WTF Community

Day 1280

Global: Total confirmed cases: ~15,057,000; deaths: ~620,000

U.S.: Total confirmed cases: ~3,942,000; deaths: ~143,000

This is a companion discussion topic for the original entry at

Some follow up, it gets interesting

Barr claimed feds in KC made 200 arrests in two weeks. That’s not even close to true.

Speaking with McClatchy after the Wednesday event, the senior Justice Department official clarified that the 200 figure included arrests dating back to December 2019.

It also included, the official said, both state and FBI arrests in joint operations.

The official said Barr was referring to the number of arrests made in the city since the launch of Operation Relentless Pursuit, a precursor effort to Operation Legend that surged federal agents in U.S. cities facing crime waves, including Kansas City.

“We have made since December 2019 200 arrests in Kansas City,” the senior official said, referring to the launch of that initial operation. “Legend is essentially a continuation of that.”


Prior to the DOJ’s correction of the misinformation, Kansas City Mayor Quinton Lucas had cast doubt on the claim. Lucas said that he was aware only of one arrest that had been announced by the U.S. attorney’s office in Kansas City.

“You can’t verify it because nothing can be verified… This is where some of the confusion goes on,” Lucas said.

Lying in an easily checkable way to make Trump look tougher on crime, is a hallmark Trumpian move. I’m not surprised.


More on this from former CDC head, Tom Frieden and Cyrus Shaphar in NYT Opinion piece which tells us that useful information is missing.

We aren’t tracking the public health equivalent of vital signs. That’s one big reason the United States is losing the battle against Covid-19.

We have a per capita death rate five times the global average, cases are increasing, and our economy and educational systems will not recover until we get the virus under control. Last week’s abrupt decision by the Trump administration to stop sending information on Covid-19 patients to the C.D.C. and instead to send it to the Department of Health and Human Services reflects this lack of national coordination.

Over the past three weeks, researchers in our initiative, Resolve to Save Lives, searched all the data they could find on publicly available websites from all 50 states. They found it to be shockingly inconsistent, incomplete and inaccessible.

Not a single state published turnaround time for testing, nor how promptly patients are isolated, nor the proportion of cases diagnosed among people who had contact with a Covid-19 patient. In most states, there is no way to track the trend of Black and Hispanic people suffering hospitalizations and deaths at greater rates than white people.

Only two states — Oregon and Virginia — even reported information on whether patients were interviewed promptly for contact tracing. Indicators such as these are essential to know how well we are fighting the virus so that we can do better.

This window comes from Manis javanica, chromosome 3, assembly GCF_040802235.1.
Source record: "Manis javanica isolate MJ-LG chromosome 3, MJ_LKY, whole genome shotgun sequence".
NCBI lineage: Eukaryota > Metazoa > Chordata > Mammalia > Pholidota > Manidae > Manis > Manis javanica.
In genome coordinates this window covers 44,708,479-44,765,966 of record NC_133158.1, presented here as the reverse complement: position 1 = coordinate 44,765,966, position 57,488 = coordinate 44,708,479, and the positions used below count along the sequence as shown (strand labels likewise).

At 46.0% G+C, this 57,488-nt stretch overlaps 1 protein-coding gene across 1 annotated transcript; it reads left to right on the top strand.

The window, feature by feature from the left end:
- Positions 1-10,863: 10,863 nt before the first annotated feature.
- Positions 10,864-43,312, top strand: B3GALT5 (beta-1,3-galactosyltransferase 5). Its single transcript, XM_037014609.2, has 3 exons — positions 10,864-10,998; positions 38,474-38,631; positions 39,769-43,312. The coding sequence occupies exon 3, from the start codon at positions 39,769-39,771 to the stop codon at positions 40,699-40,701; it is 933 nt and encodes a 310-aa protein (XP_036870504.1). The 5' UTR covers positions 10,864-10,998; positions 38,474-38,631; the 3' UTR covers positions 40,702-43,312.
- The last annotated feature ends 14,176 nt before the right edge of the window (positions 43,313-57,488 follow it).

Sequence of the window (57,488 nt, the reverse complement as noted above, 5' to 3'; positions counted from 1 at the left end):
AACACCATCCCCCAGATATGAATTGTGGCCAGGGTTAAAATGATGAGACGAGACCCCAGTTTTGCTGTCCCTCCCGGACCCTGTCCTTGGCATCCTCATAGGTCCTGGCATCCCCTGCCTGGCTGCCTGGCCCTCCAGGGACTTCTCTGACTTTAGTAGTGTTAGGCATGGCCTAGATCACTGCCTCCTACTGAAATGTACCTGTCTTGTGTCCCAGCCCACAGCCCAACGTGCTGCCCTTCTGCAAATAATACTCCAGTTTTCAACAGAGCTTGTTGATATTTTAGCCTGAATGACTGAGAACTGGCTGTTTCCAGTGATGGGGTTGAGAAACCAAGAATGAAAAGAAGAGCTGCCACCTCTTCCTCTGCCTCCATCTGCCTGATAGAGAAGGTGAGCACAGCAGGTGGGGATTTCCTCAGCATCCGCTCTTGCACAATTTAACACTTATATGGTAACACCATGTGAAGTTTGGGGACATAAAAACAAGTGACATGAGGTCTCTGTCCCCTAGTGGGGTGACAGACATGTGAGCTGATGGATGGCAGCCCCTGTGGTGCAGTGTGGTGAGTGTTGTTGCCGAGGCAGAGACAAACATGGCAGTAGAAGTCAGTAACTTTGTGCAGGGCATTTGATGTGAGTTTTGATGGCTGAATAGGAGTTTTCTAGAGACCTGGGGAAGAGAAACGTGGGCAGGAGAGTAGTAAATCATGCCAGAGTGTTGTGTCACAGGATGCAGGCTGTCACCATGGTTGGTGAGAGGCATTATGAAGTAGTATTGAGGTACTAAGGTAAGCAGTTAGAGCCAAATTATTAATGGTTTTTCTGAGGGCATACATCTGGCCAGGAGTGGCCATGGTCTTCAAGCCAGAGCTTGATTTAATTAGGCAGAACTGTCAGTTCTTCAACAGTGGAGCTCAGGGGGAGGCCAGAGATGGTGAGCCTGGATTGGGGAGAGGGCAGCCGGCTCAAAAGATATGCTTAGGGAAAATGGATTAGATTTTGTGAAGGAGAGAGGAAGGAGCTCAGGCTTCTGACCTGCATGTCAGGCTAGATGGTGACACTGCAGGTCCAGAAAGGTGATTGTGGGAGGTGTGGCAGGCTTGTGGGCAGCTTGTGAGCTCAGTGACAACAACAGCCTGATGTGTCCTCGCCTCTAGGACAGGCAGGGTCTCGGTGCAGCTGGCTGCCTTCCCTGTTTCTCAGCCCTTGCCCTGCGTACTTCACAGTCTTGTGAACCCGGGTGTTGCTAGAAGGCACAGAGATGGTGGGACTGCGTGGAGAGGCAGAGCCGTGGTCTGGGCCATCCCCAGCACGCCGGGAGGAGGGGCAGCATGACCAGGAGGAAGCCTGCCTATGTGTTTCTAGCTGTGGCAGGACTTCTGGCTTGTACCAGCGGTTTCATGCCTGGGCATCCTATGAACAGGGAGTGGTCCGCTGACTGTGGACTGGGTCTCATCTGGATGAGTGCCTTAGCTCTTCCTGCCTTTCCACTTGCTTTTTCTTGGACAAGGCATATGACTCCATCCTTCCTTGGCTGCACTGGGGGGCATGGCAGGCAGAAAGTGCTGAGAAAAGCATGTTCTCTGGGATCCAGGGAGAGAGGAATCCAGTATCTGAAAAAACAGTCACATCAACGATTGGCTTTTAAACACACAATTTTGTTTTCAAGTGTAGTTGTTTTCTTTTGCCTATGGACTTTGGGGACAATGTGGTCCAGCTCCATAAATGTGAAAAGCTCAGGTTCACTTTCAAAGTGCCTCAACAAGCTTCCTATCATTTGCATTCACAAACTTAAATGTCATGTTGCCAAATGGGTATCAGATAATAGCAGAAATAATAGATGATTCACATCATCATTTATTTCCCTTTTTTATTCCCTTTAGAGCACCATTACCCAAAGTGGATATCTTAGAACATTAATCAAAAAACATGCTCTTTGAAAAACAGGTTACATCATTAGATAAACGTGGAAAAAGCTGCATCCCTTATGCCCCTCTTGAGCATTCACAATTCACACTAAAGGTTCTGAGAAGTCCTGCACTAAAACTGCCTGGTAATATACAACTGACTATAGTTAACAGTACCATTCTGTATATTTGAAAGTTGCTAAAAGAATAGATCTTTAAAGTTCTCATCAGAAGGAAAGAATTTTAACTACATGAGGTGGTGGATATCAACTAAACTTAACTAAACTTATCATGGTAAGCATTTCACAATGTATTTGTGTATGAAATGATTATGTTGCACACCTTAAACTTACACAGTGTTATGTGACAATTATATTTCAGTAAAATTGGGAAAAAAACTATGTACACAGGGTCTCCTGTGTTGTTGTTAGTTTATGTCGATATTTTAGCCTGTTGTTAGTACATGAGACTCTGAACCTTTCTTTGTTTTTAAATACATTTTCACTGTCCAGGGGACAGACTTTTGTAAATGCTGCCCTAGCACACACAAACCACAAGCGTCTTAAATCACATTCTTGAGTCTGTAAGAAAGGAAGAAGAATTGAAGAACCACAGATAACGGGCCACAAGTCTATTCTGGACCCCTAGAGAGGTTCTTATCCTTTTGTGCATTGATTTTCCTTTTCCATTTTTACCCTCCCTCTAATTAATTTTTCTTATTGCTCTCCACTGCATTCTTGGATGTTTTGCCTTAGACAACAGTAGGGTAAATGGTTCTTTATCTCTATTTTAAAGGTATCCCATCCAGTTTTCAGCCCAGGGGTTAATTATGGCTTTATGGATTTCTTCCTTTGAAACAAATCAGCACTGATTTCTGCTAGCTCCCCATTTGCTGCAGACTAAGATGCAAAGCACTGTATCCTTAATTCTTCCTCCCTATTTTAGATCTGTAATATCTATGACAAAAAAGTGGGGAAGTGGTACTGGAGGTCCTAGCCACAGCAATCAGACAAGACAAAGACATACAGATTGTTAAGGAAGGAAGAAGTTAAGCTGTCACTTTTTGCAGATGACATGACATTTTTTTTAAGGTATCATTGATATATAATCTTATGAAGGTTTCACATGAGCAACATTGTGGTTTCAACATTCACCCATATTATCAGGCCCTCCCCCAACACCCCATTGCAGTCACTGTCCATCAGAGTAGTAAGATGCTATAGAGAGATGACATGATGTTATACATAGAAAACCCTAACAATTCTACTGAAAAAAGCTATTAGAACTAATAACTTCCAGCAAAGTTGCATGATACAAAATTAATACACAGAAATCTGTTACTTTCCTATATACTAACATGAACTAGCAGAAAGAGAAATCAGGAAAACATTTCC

The fault does not lie with the states — it’s a federal failing. Although getting the data quickly and accurately is hard, the underlying problem is the lack of common standards, definitions and accountability. This reflects the absence of national strategy and leadership. Unless we get onto the same page, we will face continued and preventable disorganization, economic decay and death.

There is a better way. Our group — along with a coalition of national, state and academic partners including the American Public Health Association and the Johns Hopkins Center for Health Security — has developed a list of 15 indicators. Every state and county should be able to collect and publish nine of these immediately and the other six within a few weeks.

The basics are early signals from emergency departments that could warn us if cases are spiking; information about cases, tests and deaths over time by age, sex, and race and ethnicity; and information about outbreaks in nursing homes and elsewhere, as well as epidemiological links among cases.

Indicators that could be published in a few weeks include performance measures for testing, case interviews and contact tracing; health care worker infections; and objective assessment of the proportion of people wearing masks correctly in indoor public spaces such as stores and public transit. (This could be monitored by human surveyors or security cameras for aggregate analysis, while protecting individuals’ privacy.)

The full list is available here.

The greatest benefit of good information isn’t knowledge, it’s action. Among other things, these indicators would give us:

An early-warning system to prevent explosions of cases by scaling back physical connections as soon as cases begin to rise.

More incentive to improve the turnaround time of tests, which is crucial to stop spread (there is little value to tests that come back more than two or three days later).

Information on the size, lethality and status of control of every outbreak, including those in every nursing home, homeless shelter, correctional facility and meatpacking factory.

The opportunity to better understand and reverse the unequal burden the pandemic is placing on Black, Hispanic, Native American and other communities.

Accountability for how many health care workers have been infected each week; if we published this, we would drive that number down toward zero.


Judge orders release of Jeffrey Epstein records in response to Miami Herald litigation


Portland Federal Agents Accused of War Crimes for Destroying Medical Supplies

Reporter Sergio Olmos shared a video on Twitter Tuesday night showing medical supplies and protective gear covered in an orange liquid.

"It appears that federal officers, during dispersal, pepper sprayed the medical supplies in the tents," Olmos wrote.

Portland Bans Local Police From Cooperating With ‘Federal Occupiers’


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